Author: Saima May Sidik

Some high-threat volcanoes are severely understudied

Source(s): Eos - AGU
Volcano in the background of a city
Karel Cerny/Shutterstock

The Cascade Volcanic Arc stretches from Northern California to southern British Columbia and contains more than a dozen volcanoes.

The U.S. Geological Survey classifies 11 of them, including Mount Baker and Mount Hood, as “very high threat,” meaning they pose significant hazards to people and infrastructure. Despite the potential for danger, scientists have only scant data regarding where magma is stored beneath the Cascades, knowledge that could help scientists better understand and predict future eruptions, Wieser et al. report in a recent review.

Seismic data, tiltmeter readings, and information from satellites can reveal ground deformations that indicate magma is moving beneath the surface. However, most research focuses on a few Cascade volcanoes that have already been well characterized.

Practical limitations can also hamper scientists’ understanding of volcanoes: Sometimes magma doesn’t move enough to be detected, and other times, noise from different geological processes (including background seismicity from faults) dwarfs the signal from the magma. Rugged terrain and difficulties acquiring permits to install monitoring equipment in protected areas can also make volcanoes hard to study.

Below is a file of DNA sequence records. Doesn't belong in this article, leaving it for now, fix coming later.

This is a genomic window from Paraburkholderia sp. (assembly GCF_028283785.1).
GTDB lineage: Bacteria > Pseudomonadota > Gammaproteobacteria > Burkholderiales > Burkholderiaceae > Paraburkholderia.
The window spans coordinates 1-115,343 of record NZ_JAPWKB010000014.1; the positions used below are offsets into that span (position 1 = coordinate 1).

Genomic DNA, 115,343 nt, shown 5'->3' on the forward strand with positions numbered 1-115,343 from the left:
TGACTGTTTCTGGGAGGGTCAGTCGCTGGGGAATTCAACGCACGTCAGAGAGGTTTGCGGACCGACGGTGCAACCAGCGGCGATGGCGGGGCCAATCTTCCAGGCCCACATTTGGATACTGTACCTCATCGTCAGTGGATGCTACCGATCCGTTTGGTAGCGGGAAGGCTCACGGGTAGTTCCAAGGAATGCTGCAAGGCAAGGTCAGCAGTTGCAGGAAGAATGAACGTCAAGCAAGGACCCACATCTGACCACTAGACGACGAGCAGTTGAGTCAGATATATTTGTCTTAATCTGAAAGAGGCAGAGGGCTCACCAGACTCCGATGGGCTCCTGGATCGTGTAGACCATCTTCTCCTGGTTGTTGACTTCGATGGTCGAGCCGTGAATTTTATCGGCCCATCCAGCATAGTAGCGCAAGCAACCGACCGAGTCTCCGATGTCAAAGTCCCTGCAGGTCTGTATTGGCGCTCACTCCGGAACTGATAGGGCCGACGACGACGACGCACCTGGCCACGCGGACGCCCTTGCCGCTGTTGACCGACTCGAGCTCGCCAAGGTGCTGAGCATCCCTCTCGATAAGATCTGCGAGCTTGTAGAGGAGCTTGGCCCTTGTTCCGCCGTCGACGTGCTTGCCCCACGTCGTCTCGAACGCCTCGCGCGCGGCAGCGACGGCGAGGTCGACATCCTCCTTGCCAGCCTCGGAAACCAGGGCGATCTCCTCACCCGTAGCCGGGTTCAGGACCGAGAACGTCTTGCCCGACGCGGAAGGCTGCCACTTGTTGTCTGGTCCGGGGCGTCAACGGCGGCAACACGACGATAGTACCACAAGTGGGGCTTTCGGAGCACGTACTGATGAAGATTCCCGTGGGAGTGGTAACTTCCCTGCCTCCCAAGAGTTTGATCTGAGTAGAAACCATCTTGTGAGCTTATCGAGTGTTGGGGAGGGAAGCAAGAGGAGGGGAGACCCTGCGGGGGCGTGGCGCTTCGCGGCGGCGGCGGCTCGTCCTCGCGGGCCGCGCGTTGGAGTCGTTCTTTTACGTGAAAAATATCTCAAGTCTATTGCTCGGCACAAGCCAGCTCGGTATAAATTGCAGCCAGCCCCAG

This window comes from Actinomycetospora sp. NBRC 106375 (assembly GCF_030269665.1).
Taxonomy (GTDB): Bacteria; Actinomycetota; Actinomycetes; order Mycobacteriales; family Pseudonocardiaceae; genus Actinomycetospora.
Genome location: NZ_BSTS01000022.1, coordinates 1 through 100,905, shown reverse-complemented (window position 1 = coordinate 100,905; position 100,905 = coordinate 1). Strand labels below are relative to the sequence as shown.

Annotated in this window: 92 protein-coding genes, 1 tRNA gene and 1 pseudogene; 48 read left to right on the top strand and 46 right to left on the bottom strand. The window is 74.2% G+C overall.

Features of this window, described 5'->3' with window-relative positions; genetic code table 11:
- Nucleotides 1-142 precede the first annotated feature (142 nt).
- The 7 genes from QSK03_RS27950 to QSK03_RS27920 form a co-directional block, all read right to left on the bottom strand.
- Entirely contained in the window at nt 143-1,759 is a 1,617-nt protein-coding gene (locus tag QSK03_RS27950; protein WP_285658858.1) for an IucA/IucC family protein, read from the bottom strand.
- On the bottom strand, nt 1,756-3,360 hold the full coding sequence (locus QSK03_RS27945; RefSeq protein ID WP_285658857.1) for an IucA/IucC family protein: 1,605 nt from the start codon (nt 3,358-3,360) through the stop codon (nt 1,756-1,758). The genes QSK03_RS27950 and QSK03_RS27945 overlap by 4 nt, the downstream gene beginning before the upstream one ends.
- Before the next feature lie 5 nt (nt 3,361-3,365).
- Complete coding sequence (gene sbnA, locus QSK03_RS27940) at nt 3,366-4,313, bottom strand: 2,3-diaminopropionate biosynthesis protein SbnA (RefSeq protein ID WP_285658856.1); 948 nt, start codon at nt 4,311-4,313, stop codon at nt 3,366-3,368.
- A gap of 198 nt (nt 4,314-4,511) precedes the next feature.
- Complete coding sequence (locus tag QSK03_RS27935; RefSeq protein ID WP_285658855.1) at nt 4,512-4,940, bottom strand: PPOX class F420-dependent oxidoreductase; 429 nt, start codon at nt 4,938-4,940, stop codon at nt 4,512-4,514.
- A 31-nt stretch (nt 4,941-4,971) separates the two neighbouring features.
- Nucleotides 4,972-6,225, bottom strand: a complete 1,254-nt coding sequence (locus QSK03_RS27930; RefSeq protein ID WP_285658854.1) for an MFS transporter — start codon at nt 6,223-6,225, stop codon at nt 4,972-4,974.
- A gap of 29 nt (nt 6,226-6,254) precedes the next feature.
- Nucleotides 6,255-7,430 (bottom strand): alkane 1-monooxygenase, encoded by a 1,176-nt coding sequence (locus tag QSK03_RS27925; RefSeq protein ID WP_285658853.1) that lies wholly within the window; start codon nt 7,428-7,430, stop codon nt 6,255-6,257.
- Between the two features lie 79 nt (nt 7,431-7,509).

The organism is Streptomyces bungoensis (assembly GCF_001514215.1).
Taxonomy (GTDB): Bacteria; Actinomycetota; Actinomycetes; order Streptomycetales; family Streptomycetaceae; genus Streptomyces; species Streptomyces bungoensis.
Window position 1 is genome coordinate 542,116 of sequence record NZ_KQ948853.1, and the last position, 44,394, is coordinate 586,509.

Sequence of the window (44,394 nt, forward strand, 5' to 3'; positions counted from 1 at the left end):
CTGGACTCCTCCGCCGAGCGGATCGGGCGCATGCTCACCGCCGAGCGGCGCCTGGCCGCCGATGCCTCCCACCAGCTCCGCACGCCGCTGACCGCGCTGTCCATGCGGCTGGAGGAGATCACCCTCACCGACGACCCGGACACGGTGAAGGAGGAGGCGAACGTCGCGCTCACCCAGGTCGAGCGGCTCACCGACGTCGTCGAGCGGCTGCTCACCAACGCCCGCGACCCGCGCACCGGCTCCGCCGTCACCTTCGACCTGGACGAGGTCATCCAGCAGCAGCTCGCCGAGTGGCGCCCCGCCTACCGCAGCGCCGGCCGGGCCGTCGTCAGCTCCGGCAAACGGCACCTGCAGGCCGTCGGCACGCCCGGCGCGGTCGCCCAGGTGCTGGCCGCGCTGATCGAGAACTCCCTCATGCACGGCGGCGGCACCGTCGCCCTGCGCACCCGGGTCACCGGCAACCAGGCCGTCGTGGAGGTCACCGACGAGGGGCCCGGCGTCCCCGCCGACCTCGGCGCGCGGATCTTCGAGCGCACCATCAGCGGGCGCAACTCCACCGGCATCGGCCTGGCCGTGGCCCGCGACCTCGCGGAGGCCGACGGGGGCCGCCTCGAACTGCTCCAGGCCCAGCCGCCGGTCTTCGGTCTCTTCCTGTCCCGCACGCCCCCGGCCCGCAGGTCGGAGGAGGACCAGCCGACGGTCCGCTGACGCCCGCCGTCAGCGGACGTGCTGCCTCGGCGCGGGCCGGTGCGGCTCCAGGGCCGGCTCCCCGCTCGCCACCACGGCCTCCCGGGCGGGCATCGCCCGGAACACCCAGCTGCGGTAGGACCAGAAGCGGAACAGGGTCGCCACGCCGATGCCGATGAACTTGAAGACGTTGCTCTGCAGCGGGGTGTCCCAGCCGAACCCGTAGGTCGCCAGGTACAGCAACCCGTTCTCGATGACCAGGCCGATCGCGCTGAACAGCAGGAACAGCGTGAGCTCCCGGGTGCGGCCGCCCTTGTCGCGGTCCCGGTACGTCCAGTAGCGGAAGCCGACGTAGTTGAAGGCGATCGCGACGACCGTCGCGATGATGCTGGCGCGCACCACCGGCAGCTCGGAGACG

For all these reasons, there is a stark lack of data on some of the most dangerous volcanoes in the United States and Canada, the researchers conclude. For example, very little is known about Mount Adams in southern Washington, which, the authors say, is “very concerning,” considering the volcano is classified as “high threat.” The same could be said of Glacier Peak, a little north of Adams, they note.

A few high-profile volcanoes, such as Mount St. Helens, are relatively well characterized. In other cases, more data should be forthcoming. For instance, researchers recently installed additional monitoring stations around Mount Hood, and the new instruments are helping scientists understand the amount and distribution of magma beneath it. For all the rest, the researchers say they hope their work will help scientists prioritize where to focus their efforts on the basis of which volcanoes pose the biggest risk and are the least understood.

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